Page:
SEPTEMBER 7 1862.—Skirmish on Clear Fork, near Warrensburg, Mo. Report of Capt. W. L. Houts, Battalion Loyal Militia of Missouri. HEADQUARTERS, Warrensburg, Mo., September 27, 1862.
SIR: I have the honor to report an engagement between a portion of my command and a band of rebels 12 miles southeast of Warrensburg, on Clear Fork: On receipt of information that there was a band of rebels in that vicinity I sent Lieutenant Brockman, with 40 men, to attack them. He succeeded in finding them, but not until they had fired a volley from ambush, as usual. A brisk fight ensued for some fifteen minutes, resulting in the killing of 4 rebels and several wounded. Our loss in men none and have no other casualties. Although our men fought in open ground, and the rebels, under cover of the brush, numbering 70 men, they were driven from the field and completely routed. I cannot refrain from mentioning with what saga, city, and bravery Lieutenant Brockman performed his part.
W. L. HOUTS,
Captain, Comdg. Battalion Loyal Militia, Warrensburg, Mo.
Benjamin Franklin Loan (October 4, 1819 – March 30, 1881) was a U.S. Representative from Missouri, as well as a Missouri State Militia general in service to the Union during the American Civil War.
Benjamin F. Loan was born in Hardinsburg, Kentucky. He pursued an academic course and received a college education. He studied law in Kentucky and then moved to St. Joseph, Missouri, in 1838. He was admitted to the bar in 1840 and practiced in St. Joseph.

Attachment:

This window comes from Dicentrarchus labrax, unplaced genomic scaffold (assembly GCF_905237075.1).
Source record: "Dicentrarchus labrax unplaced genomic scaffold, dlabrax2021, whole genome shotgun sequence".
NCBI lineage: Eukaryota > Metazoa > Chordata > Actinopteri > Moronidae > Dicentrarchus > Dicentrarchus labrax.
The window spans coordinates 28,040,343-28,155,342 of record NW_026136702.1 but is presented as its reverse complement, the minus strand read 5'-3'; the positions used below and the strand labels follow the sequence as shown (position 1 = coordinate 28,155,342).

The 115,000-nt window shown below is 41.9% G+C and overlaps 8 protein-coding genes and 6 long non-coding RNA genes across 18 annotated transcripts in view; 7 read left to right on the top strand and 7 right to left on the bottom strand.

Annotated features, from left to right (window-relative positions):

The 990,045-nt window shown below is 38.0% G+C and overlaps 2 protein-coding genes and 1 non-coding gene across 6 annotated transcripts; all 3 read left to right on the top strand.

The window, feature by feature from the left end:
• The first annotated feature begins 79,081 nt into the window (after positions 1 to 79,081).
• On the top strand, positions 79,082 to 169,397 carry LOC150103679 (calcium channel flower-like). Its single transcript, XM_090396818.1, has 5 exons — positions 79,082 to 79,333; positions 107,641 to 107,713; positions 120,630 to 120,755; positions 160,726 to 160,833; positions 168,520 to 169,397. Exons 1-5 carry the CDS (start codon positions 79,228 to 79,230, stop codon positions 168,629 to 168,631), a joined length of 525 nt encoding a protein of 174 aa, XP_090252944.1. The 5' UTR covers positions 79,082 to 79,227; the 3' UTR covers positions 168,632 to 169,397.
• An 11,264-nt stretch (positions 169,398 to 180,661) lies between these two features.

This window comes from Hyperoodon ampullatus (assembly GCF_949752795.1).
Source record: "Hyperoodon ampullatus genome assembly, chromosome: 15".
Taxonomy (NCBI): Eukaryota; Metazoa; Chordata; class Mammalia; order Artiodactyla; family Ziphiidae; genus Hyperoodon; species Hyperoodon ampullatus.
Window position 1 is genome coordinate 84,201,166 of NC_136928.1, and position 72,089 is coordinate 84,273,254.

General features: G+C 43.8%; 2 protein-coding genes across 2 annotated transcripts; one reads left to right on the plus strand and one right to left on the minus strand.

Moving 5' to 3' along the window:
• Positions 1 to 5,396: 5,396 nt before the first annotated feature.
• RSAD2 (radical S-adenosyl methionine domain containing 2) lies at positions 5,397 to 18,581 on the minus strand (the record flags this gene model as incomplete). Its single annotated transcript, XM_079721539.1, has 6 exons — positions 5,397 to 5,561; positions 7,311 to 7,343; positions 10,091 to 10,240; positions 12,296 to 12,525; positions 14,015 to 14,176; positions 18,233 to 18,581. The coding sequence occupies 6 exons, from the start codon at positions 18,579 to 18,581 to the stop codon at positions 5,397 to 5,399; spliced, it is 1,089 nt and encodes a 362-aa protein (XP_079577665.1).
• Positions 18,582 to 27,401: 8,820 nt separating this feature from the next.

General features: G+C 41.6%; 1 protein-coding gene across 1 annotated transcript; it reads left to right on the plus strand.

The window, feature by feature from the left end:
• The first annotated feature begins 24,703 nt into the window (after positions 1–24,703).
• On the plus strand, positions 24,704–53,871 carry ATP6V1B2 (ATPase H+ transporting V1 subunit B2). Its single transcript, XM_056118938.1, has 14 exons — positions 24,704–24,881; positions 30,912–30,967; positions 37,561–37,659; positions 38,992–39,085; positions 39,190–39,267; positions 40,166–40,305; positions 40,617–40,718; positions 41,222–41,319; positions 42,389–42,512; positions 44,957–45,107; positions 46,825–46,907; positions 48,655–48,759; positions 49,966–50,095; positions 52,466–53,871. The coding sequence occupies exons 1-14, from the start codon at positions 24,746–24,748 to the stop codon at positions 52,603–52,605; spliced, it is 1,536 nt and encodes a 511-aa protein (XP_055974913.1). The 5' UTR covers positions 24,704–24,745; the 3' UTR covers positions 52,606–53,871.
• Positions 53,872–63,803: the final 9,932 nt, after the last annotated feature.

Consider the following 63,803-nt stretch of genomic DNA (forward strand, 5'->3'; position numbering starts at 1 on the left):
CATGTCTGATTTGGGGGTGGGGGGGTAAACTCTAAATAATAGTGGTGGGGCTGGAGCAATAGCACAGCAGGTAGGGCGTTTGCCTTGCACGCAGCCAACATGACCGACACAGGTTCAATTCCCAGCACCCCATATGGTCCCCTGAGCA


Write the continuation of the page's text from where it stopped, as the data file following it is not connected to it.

With the outbreak of the Civil War, he was commissioned as a brigadier general in the Federal Missouri State Militia on November 27, 1861. General Loan participated in counter-guerrilla operations, including the victory against Colonel John A. Poindexter's irregular cavalry at the Battle of Yellow Creek on August 13, 1862. Loan was honorably discharged on June 8, 1863, and returned home.
Loan was elected as an Unconditional Unionist to the Thirty-eighth Congress and reelected as a Republican to the Thirty-ninth and Fortieth Congresses (March 4, 1863 – March 3, 1869). He served as chairman of the Committee on Revolutionary Pensions (Fortieth Congress). He was an unsuccessful candidate for reelection in 1868 to the Forty-first Congress.
He was appointed by President Ulysses S. Grant as a member of the board of visitors to the United States Military Academy in 1869. He resumed the practice of law in St. Joseph, Missouri, and served as delegate to the Republican National Convention in 1876. He was an unsuccessful candidate for election in 1876 to the Forty-fifth Congress.
Benjamin Loan died in St. Joseph, Missouri, and was interred in Mount Mora Cemetery.